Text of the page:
E Co bites: What are the main challenges when working with large climate funds?
7 October 2022, Category: All insights, E Co. bites, Tags: Adaptation Fund, climate change, climate finance, E Co. bites, GEF, Green Climate Fund, project design
What are the main challenges when working with large climate funds?
In this E Co. bite, the focus is on answering this question, alongside avenues for overcoming these problems. Clare Wingfield elucidates some of the most common problems when designing low-carbon, climate-resilient development projects, problems such as risks to investment, lack of application experience, and the friction caused when aligning a project with a specific government’s climate change policy.
Here at E Co., we’ve encountered all of these challenges and more in our years of working in the climate finance sector, and, after having obtained and mobilised over USD $3bn in funding from major donors, we’ve discovered some interesting solutions that can be utilised. Watch Clare’s video below to find out more.
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For many of the funds that we work with, one of the main challenges is the high level of risk and uncertainty of investing in new regions or emerging economies. The fund may not have experience of working with those countries, and the economic and investment environment is not always conducive. As a result, we are seeing more and more funds looking to reduce the risk of their investments and diversify their portfolio, by using blended finance mechanisms and by investing across multiple countries and even multiple sub-sectors.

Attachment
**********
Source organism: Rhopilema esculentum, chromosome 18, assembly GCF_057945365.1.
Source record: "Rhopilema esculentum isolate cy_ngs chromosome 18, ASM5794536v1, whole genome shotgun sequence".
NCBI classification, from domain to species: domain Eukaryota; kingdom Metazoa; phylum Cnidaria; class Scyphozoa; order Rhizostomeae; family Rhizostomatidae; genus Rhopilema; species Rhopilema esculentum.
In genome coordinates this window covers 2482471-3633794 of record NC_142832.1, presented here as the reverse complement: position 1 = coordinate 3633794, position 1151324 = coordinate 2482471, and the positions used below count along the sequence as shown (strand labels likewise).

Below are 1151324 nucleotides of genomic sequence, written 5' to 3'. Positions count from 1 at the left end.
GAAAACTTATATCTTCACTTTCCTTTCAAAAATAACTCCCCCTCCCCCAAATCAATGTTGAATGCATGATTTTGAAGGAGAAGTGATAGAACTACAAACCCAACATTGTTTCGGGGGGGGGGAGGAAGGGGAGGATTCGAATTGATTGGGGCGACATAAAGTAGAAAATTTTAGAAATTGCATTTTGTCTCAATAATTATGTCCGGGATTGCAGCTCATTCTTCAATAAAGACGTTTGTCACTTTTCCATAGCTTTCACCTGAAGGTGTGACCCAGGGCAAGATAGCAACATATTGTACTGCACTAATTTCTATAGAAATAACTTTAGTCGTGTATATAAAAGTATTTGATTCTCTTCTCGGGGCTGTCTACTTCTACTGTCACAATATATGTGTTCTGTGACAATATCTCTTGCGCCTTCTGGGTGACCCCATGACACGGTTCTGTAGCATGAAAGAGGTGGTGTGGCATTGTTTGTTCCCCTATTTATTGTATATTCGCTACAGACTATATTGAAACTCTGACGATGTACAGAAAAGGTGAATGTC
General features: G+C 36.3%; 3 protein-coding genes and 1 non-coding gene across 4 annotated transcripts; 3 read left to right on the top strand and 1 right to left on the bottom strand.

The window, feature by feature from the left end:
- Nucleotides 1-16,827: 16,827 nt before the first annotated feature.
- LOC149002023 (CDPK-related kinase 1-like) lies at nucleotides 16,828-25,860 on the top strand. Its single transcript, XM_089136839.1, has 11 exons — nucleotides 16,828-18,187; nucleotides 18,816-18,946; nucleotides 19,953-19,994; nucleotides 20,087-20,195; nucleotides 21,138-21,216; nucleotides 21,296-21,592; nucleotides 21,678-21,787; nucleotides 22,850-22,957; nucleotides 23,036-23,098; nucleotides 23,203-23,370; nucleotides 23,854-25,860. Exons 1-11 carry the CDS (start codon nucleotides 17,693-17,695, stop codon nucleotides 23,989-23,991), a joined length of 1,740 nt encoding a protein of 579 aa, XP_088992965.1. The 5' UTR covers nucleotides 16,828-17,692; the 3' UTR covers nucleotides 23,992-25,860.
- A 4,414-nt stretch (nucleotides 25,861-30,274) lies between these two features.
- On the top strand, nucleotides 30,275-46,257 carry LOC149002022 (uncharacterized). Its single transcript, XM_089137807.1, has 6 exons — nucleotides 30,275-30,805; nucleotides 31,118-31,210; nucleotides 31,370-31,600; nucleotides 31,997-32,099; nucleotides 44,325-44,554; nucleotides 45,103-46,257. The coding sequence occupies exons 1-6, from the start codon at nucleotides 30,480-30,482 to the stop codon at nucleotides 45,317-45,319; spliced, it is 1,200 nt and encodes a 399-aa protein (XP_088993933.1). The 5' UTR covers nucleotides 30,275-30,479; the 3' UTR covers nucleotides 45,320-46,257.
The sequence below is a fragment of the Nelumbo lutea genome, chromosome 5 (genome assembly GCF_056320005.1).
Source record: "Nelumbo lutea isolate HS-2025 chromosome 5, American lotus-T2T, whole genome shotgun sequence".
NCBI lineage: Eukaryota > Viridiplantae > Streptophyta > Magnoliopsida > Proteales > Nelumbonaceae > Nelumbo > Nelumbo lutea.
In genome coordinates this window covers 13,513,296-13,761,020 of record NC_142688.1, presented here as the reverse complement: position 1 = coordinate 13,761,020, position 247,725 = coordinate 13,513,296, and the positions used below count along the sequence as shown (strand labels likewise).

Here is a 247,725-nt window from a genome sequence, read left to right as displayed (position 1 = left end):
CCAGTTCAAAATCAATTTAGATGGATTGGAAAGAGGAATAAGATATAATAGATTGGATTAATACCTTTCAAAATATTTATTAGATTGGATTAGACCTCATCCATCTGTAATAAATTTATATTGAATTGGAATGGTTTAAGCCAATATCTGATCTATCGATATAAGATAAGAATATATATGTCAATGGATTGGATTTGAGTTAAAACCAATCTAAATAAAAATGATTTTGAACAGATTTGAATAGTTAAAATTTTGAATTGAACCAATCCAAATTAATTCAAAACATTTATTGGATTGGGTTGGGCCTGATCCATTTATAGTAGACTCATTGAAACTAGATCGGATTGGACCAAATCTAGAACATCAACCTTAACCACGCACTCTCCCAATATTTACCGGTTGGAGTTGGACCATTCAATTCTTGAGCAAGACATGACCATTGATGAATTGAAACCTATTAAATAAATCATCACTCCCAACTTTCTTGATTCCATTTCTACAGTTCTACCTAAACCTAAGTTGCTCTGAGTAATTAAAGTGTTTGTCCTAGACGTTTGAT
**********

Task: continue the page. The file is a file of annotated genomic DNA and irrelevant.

On the flip side, governments are only willing to support investments and programmes which are aligned with their climate change policies and strategies, as well as their existing portfolio of projects and programmes.
There are several ways in which we can help funds overcome these challenges. Firstly, we help private funds to develop multi-country programmes, often with a portfolio of between 10 and 20 countries, using co-financing and public sector funding to de-risk their investments. These are often complex programmes, requiring extensive country analysis, and market and policy research. E Co’s in-house experience in these areas can ensure that programmes are designed in-line with country targets and plans, as well as providing reassurance to the fund about the regions they are investing in.
We also support funds with their stakeholder engagement, which when investing in multiple countries can be quite extensive. This can involve consulting and engaging with key governmental ministries, civil society organisations, international agencies as well as ground-level engagement with communities, Indigenous Peoples and vulnerable parts of society. This is a key component of a funding proposal, to ensure that everyone’s voices are heard, and to give stakeholders a say and influence in how the programme is designed.
Have you had similar experiences as the ones Clare mentions? If yes, or no, let us know by writing your answer in the comments below.
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What do you think are the main challenges when working with large climate funds? Let us know by writing your answer in the comments below.
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